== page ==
In addition, there are also many pupils I have encountered who are prevented from doing well in their academic subjects, not due to lack of ability, but because of other impediments. In my experience, it takes another human to identify these impediments.

    For example, when a pupil of mine began experiencing difficulty with my subject, it was only after several face-to-face sessions with her in class that the real problem became apparent --- her organisational skills. The pupil had not raised this issue before (she thought that being organised was a skill she should have been born with, i.e. not something she could be taught). I believe that had we not had face-to-face discussions about her work, her difficulty could easily have been incorrectly attributed to an inability to cope with the course. The outcome was that once the pupil had been taught organizational skills, her confidence, and her standard of work, flourished such that she obtained top marks in her exams, beating all her classmates. In this situation, I think that a crucial factor to a successful outcome was face-to-face communication. Could a computer really deal with this type of situation?

    In my opinion, therefore, computer education is less than ideal for any pupil.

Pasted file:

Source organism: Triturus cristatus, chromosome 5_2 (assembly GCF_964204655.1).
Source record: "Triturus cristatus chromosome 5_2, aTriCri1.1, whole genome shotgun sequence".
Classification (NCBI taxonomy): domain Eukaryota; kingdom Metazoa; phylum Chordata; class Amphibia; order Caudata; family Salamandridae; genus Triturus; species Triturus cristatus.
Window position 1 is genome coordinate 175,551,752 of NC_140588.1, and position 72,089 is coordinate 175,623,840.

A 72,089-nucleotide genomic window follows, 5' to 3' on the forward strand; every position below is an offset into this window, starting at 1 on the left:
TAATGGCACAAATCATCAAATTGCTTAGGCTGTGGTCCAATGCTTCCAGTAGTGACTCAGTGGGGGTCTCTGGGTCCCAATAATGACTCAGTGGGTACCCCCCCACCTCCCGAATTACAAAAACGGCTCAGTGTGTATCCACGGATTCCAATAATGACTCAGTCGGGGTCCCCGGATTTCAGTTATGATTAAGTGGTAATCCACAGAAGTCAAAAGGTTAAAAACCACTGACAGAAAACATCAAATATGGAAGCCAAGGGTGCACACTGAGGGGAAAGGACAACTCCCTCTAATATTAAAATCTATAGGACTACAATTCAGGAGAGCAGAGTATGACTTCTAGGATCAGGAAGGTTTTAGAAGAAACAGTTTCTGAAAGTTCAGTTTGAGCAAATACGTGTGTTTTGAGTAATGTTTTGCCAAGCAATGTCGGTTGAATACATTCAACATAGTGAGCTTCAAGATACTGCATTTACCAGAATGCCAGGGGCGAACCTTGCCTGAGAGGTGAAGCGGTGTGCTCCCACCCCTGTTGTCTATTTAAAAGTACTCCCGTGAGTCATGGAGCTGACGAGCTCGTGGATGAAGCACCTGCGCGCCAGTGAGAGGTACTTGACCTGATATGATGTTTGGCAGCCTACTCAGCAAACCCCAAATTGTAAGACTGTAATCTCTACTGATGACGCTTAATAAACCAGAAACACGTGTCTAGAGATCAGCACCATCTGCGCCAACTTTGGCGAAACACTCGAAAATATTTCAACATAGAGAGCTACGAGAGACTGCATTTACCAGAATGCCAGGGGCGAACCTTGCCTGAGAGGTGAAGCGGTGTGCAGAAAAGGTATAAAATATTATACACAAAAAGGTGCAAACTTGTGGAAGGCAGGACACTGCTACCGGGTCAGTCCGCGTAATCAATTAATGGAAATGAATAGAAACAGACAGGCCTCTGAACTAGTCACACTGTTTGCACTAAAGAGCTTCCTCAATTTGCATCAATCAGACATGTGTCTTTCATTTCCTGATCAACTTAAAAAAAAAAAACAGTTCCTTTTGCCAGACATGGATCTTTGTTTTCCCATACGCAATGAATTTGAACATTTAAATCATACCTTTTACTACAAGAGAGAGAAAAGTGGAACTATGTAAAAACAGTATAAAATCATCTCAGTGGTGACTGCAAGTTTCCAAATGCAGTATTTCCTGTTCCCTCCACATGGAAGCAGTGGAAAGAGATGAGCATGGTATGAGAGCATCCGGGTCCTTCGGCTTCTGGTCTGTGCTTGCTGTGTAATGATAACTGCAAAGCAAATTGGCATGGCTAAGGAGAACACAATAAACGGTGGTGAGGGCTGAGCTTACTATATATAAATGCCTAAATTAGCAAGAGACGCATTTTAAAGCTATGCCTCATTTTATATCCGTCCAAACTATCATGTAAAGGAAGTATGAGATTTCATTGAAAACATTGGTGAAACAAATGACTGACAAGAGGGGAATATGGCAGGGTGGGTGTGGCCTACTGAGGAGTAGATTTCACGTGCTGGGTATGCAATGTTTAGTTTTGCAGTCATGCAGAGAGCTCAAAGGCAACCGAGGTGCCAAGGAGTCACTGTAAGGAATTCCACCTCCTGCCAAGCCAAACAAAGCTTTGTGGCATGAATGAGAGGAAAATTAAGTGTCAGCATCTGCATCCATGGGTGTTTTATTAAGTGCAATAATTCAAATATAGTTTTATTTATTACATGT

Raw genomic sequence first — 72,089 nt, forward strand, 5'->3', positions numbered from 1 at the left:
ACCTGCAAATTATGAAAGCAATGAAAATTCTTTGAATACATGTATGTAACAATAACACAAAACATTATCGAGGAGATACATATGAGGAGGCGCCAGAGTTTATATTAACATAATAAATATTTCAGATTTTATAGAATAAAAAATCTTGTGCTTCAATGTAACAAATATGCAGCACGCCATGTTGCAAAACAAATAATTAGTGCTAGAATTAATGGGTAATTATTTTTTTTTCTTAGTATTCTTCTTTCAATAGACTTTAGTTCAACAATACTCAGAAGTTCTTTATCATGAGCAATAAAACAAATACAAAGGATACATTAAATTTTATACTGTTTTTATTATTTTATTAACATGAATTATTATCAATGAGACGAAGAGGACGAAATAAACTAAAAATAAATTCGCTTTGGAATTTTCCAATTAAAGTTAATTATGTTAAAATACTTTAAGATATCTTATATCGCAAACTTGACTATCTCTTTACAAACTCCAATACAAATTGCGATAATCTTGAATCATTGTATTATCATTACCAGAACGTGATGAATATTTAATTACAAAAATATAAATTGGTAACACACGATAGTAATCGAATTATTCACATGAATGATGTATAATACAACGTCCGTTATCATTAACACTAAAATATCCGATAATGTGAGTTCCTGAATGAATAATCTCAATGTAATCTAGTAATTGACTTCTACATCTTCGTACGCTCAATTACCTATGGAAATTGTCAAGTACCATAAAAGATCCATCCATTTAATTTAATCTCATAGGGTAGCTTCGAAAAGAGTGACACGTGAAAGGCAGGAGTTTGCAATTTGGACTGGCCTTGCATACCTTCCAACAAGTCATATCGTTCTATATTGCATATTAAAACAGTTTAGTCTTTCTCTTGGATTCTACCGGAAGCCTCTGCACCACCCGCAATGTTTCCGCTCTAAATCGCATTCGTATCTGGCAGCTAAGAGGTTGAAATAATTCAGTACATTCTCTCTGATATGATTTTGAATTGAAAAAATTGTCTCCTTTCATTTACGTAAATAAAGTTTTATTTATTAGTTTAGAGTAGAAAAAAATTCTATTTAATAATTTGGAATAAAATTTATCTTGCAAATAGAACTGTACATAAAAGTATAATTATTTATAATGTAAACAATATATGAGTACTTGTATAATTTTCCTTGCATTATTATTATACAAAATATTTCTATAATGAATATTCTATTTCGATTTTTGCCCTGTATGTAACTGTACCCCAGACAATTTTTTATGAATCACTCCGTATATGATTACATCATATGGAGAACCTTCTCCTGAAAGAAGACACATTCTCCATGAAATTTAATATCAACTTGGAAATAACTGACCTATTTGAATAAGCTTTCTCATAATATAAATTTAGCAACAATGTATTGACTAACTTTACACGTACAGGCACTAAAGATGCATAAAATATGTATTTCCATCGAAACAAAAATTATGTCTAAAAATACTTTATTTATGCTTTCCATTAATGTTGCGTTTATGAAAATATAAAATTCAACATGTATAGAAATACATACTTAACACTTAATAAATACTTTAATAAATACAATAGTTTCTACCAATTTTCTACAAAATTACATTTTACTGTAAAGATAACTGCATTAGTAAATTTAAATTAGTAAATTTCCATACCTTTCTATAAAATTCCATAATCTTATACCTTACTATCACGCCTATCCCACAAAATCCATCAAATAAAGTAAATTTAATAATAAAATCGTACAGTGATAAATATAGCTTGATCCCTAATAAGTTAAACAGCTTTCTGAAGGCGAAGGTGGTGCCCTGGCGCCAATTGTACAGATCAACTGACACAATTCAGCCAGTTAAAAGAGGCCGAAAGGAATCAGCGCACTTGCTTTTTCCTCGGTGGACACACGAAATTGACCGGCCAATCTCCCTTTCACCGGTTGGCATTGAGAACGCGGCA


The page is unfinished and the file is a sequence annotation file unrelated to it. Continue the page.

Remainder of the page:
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    Sorry --- double posted.
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    Quote Originally Posted by pantodragon View Post
    Quote Originally Posted by kojax View Post
    Exceptionally intelligent children don't even need face to face communication to learn. At least there will be fewer geniuses born who fail to achieve their potential due to lack of wealth.

    Average children will still do better if their parents are wealthy enough to pay for good teachers/tutors, though.

    .
    When I was a teacher, I found that it was often the most academic pupils who were the worst communicators. Even though they got good marks in English exams, their ability to communicate with other people, especially face-to-face, was often very poor. Conversely, many pupils with so-called learning difficulties were often better face-to-face communicators, possibly because they got so much individual attention from tutors who encouraged them to talk.
    You're never really going to solve that problem. Smart kids have a hard time "breaking it down" when they go to explain stuff. The reason being that they don't realize they are skipping logical steps in their explanation. From their perspective, they're not skipping anything. The step is just plain unnecessary or should have been integrated into the step before it.

    If you constantly demand for them to slow down and work on other student's level, they're likely to interpret that as hostility - which will in turn make them less social because they'll start wanting to isolate themselves from you so they can think at their own speed and use their own processes.

    It's good to make sure they know how to do it every once in a while, in case they have to in their later life, but don't try to get them accustomed to it. It's impossible to get accustomed to it. It would be like if your teacher required you to write your name on the board 100 times every night after class. Not because you acted up, but just because they think the reason you don't like the task is that you haven't learned how to do it very well yet.